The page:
Archive for category Uncategorized
Well, the ‘Piggies are on the road again after a truly disappointing homestand, so it’s time to veer off-topic again — at least somewhat.
You’ve all seen those cute little carts that tote people back and forth from the parking lots to the front gates, right? It’s but one of the fan-centric things the good folks in the front office do. Even though there are handicapped spots close to the West Gate for people with special license plates and mirror hangers, the carts are a godsend for older folks who may not qualify for official handicapped status yet but who might find the long walk up that hill more than they can handle.
Well, I visited SteelStacks today and discovered that the parking lot usually reserved for handicapped folks was one of several being paved. Signs directed us another block or two down the street to another lot. Unfortunately, the good people at Artsquest aren’t as enlightened as CCP staffers when it comes to transportation. No little carts.
There’s no question the other lots need to be closed for paving. It’s a good thing, really. But some thought should have been given to people who will find that walk difficult, like me, or impossible. (I have peripheral neuropathy, as well as a bad disc in my back that pinches a nerve going down to my left leg. When I walk more than a block, my leg gets numb and then begins to hurt, getting progressively worse as I continue walking. That’s why I rest from site to site at Musikfest and need a chair when I volunteer there.)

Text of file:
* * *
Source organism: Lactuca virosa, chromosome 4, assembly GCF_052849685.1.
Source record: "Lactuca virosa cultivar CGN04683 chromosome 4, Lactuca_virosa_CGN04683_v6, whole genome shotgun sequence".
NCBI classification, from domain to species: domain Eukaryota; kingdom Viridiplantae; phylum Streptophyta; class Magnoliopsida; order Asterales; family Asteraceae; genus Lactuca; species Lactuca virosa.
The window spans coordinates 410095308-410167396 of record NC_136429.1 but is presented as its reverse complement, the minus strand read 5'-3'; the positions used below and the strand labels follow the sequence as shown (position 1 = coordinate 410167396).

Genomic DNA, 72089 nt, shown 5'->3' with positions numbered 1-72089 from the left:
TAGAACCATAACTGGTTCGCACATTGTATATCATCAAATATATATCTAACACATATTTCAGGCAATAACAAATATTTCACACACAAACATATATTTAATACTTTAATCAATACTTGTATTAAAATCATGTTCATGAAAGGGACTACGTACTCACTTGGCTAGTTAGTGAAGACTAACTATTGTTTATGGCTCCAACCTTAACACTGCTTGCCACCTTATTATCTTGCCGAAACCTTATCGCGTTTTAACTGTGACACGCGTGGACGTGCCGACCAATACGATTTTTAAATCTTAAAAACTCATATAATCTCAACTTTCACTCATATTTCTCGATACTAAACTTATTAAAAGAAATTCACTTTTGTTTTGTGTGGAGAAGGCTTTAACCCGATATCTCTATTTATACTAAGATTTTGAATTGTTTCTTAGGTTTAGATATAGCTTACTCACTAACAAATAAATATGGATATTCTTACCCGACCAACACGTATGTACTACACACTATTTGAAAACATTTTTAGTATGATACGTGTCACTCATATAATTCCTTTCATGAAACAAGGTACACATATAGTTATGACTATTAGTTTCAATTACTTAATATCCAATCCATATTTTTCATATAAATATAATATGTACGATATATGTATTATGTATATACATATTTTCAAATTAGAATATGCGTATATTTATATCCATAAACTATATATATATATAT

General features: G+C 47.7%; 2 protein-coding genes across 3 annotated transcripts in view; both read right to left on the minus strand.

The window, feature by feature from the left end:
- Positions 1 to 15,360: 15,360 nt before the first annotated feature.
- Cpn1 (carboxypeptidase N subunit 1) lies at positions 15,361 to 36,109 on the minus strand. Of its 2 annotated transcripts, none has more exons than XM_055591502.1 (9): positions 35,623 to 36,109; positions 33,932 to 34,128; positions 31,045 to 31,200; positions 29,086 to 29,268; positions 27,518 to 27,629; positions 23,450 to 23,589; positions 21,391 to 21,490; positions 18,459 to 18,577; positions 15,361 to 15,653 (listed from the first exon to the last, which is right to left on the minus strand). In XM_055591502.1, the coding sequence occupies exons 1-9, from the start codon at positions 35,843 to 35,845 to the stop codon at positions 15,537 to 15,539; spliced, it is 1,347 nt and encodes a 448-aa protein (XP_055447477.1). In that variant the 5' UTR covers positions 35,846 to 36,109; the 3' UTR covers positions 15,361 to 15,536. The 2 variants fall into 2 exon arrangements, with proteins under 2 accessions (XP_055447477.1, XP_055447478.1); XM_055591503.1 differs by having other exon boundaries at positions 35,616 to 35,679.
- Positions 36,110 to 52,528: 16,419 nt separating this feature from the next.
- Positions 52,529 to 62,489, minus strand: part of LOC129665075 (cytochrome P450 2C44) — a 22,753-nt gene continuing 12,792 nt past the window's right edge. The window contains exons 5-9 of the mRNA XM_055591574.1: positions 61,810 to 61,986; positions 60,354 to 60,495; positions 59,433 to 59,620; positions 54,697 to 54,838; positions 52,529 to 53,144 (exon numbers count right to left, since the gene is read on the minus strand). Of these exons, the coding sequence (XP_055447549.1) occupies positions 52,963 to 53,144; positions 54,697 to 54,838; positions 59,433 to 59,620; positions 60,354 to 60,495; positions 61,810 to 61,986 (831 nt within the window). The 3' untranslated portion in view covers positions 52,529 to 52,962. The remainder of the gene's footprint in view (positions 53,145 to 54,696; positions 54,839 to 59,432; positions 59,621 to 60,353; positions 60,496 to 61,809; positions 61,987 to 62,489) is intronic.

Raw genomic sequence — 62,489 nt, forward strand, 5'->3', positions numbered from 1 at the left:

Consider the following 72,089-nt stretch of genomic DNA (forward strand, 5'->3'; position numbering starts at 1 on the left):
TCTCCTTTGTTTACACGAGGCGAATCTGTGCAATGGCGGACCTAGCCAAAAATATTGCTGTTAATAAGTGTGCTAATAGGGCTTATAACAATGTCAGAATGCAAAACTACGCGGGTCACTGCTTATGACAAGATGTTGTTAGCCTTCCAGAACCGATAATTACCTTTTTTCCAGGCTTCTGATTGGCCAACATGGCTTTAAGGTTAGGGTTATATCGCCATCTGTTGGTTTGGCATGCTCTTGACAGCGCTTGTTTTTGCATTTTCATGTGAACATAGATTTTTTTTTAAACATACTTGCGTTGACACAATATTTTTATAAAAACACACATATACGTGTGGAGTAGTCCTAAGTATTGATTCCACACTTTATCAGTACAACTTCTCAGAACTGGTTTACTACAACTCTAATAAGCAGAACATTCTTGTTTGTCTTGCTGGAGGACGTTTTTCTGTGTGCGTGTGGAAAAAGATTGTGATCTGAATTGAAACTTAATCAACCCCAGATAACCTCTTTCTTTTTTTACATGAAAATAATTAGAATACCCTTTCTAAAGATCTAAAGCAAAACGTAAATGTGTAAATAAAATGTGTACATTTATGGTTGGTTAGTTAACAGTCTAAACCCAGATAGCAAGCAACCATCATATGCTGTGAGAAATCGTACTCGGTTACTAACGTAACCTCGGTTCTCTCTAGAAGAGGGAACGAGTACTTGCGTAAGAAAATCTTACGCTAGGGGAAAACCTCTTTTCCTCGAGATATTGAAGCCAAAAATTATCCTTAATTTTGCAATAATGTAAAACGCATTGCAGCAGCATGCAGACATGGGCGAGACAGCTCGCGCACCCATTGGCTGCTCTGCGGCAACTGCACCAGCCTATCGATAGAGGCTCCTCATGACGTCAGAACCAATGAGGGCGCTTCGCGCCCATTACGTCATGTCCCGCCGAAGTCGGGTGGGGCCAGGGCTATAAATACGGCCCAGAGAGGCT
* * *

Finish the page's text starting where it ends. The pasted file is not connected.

Tell you what: Jeff Parks, if your folks get a car or some other type of conveyance to help people get from the parking lot to the SteelStacks front door — and maybe continue on to the Banana Factory, too — I will volunteer to be a regular driver 3 days a week, for a full 8-hour shift.
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Maybe it’s my German heritage, but I find the recent wave of celebrity sextings appalling. This time, of course, it’s television personality Geraldo Rivera, whose age — 70 — makes it even more scandalous. You remember Geraldo, the guy who broke down the wall on live TV nationwide hoping to find Al Capone’s lost treasure, only to come up empty-handed.
I’m 60 and I wouldn’t dream of sexting anyone, even though I’m no celebrity and I’m certainly not in the kind of shape I’d need to be for anyone to care. I enjoy my privacy — sometimes too much. I know I’d rather hang out and read or do something on my own than go to a party, unlike 30 or 40 years ago. But celebrities, used to being in the public spotlight all the time, are apparently different, some to the point of having nothing to keep private at all.
Fine. My request, then, is directed at the tabloid press. If you want to tell us all about it, fine. But please, spare me photographs! I don’t want to see it, and I’m fairly certain my daughter doesn’t want my grandson to see it in the checkout line at the grocery store. Yes, it probably sells newspapers. But if you’re that desperate to find a way to keep readers and stay in business, perhaps it’s time to fold up the tent and find another line of work. (And I was a newspaper journalist for 26 years.)